Posted 07/01/2018

Battleplan Tactica – Starstrike

Starstrike can catch an unprepared player off-guard, featuring a tricky core mechanic where the objectives deploy randomly! Victory requires balancing risk and reward – do you cover as much of the board as possible, or take the fight straight to your opponent? We caught up with Russ to pick up some top tips on winning Starstrike:

To win in this scenario, you need to be patient and play the long game, as holding the objectives in rounds 4 and 5 is more important than doing so in rounds 2 and 3. The player with the most victory points at the end of round 5 will win a major victory in this game. This battleplan rarely comes down to the tiebreaker that is the minor victory, but it’s worth bearing in mind throughout the game.

Key points to consider

  • The objectives do not appear until later in the game, with the first arriving at the start of battle round 2 and two more at the start of battle round 3.
  • Objectives come down randomly, one along the centre line and the others on the 12” line of each territory.
  • You control an objective by having more models than your opponent within 3” of it at the end of your turn.
  • The objectives are worth a number of points equal to the current battle round, so on battle round 4 each objective will be worth 4 points.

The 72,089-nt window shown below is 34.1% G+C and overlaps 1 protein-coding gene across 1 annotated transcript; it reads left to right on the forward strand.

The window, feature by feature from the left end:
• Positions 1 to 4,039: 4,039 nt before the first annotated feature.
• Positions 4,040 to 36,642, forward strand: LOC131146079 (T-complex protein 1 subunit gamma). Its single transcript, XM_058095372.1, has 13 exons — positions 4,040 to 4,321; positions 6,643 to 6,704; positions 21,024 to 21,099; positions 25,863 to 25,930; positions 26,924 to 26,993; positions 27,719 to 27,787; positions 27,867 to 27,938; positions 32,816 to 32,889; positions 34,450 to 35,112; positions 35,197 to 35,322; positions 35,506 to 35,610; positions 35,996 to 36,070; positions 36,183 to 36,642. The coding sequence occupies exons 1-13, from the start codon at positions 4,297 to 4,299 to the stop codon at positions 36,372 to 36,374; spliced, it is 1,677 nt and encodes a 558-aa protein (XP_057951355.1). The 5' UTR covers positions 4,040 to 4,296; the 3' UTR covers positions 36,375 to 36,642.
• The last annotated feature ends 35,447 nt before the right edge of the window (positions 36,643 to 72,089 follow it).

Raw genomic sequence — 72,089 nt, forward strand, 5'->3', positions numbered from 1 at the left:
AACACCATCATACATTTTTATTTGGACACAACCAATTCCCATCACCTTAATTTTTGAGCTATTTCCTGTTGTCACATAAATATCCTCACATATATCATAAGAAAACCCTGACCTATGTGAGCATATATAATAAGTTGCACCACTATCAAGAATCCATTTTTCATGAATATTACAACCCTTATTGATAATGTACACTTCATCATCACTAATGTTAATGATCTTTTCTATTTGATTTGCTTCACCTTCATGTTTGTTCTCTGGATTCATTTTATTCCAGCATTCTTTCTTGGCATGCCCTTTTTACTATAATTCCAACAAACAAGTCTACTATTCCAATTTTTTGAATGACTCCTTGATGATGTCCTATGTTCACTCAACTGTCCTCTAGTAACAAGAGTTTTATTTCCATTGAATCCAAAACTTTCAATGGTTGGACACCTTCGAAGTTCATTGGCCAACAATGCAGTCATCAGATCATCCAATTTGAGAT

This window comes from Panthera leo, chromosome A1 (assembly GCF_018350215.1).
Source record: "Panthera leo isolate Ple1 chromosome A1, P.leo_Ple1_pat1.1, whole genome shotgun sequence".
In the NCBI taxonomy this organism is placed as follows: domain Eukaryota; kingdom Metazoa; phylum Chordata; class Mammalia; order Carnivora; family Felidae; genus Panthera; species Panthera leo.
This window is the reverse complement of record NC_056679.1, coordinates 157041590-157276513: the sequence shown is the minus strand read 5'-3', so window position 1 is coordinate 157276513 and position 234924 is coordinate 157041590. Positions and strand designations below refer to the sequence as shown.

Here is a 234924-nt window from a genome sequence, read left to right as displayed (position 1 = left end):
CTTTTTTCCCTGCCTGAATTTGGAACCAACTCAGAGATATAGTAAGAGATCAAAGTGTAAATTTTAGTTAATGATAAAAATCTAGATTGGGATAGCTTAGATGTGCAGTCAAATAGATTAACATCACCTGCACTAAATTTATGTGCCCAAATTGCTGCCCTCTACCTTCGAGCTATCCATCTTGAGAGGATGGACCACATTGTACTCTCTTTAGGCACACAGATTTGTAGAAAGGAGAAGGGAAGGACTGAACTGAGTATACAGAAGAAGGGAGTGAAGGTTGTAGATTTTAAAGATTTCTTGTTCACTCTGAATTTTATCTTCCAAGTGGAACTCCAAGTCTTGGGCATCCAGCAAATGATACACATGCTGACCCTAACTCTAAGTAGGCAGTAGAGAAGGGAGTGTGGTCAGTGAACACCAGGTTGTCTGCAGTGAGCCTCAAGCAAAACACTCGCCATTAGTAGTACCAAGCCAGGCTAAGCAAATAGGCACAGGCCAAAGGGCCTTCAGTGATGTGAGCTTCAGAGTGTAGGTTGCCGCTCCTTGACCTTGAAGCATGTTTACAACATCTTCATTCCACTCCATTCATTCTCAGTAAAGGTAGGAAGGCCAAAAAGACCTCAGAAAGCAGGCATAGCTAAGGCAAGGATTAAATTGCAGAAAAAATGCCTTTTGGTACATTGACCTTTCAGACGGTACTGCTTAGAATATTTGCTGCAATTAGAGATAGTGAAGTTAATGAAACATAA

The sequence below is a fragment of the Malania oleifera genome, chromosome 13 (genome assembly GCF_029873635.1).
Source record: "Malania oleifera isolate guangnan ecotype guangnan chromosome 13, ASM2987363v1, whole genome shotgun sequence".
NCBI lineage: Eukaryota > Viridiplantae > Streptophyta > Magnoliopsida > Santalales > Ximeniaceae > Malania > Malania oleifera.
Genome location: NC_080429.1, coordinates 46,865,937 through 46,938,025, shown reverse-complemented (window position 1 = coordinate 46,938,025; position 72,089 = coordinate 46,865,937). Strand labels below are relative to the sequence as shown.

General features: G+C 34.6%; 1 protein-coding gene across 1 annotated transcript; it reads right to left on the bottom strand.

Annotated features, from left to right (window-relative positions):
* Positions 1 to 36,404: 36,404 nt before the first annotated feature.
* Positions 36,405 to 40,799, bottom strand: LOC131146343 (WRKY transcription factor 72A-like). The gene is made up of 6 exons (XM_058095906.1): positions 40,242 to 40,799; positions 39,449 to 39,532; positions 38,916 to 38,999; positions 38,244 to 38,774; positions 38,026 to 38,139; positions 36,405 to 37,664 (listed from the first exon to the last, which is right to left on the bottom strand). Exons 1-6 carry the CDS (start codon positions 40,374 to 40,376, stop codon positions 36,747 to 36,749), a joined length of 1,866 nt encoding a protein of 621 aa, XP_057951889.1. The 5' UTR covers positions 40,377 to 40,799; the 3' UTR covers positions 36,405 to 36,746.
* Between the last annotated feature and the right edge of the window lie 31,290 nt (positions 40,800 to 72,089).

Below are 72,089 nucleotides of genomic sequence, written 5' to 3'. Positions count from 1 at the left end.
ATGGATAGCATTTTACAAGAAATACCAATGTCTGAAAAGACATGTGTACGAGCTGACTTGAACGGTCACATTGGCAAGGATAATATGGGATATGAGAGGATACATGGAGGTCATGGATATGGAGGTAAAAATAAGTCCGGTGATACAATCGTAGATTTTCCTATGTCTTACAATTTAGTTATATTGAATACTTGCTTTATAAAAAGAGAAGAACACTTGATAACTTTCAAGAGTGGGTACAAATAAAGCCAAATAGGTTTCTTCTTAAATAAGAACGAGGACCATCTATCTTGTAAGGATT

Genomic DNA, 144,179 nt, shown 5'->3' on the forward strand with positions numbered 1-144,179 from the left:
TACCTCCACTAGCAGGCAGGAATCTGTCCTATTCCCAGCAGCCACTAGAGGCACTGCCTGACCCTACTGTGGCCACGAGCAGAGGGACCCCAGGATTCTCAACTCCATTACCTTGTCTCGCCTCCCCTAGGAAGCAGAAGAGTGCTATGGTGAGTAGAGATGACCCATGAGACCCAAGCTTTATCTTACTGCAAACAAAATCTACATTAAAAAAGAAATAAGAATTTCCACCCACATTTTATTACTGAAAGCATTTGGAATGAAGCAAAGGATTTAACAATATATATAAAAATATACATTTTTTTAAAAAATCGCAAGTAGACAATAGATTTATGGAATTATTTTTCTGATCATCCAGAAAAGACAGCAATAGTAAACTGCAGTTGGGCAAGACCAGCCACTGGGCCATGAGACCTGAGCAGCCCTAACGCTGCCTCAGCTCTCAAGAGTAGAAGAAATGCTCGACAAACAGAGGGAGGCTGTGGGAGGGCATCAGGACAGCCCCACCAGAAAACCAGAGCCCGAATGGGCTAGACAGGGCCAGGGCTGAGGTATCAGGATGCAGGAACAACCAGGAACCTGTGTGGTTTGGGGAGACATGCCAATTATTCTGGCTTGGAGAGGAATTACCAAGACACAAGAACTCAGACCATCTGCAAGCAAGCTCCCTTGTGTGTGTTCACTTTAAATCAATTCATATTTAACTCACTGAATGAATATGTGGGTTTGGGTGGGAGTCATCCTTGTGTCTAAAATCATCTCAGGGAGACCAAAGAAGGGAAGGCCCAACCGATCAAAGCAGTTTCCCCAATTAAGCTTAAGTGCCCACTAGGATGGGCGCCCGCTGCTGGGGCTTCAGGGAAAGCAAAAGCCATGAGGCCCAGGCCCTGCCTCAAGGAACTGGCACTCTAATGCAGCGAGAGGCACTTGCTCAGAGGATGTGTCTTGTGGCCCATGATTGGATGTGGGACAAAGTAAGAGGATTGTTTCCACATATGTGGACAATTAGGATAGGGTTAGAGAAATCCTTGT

Setting a Plan for the Game

It’s a good idea to start thinking about kill points from the very beginning of the game. Try to eliminate fast-moving units and, if possible, control the central area of the table. Don’t get bogged down in combat away from the 9 potential Starstrike locations, because this could leave your units engaged and tied up when the objective lands.  Usually it’s a good idea only to focus on two objectives and let one go, rather than spreading your army too thin and leaving it vulnerable to attack. I would also generally deploy centrally and avoid deploying anything in the extreme flanks of the table, unless it’s a particularly fast unit.

Plan 1 – Defensive Counter

Because the objectives won’t appear until the start of rounds 2 and 3, and they’re worth more later in the game, it can be beneficial to play very defensively. It can even be worth taking the turn 1 advantage to move backwards, ready to give your opponent the double turn from round 1-2 and then giving you the double turn in rounds 2-3. Of course, this can be risky because you’ll be giving up board position, and if the opponent has any fast-moving or alpha strike capabilities, such as a unit of tunnelling Vulkite Berzerkers, then you’ll need to decide if it’s worthwhile. Usually this is a good idea if you have fast-moving, hard-hitting units like Blood Knights, Fulminators or a horde of Bloodletters.

Let your opponent spread out and minimise the damage they can deal on the double turn and then counter-attack and claim the objectives when they are worth the most points.

Plan 2 – Anticipation

Just because you don’t know where the objectives will be doesn’t mean you can’t capture the table locations early. You know there are 9 possible locations around the middle of the table, so why not use defensive units to seize and hold position, ready for the objective to land on you? Saurus Guard, Plaguebearers, Crypt Horrors, Dryads or Vulkite Berzerkers can be great holding units with the right buffs or supporting heroes.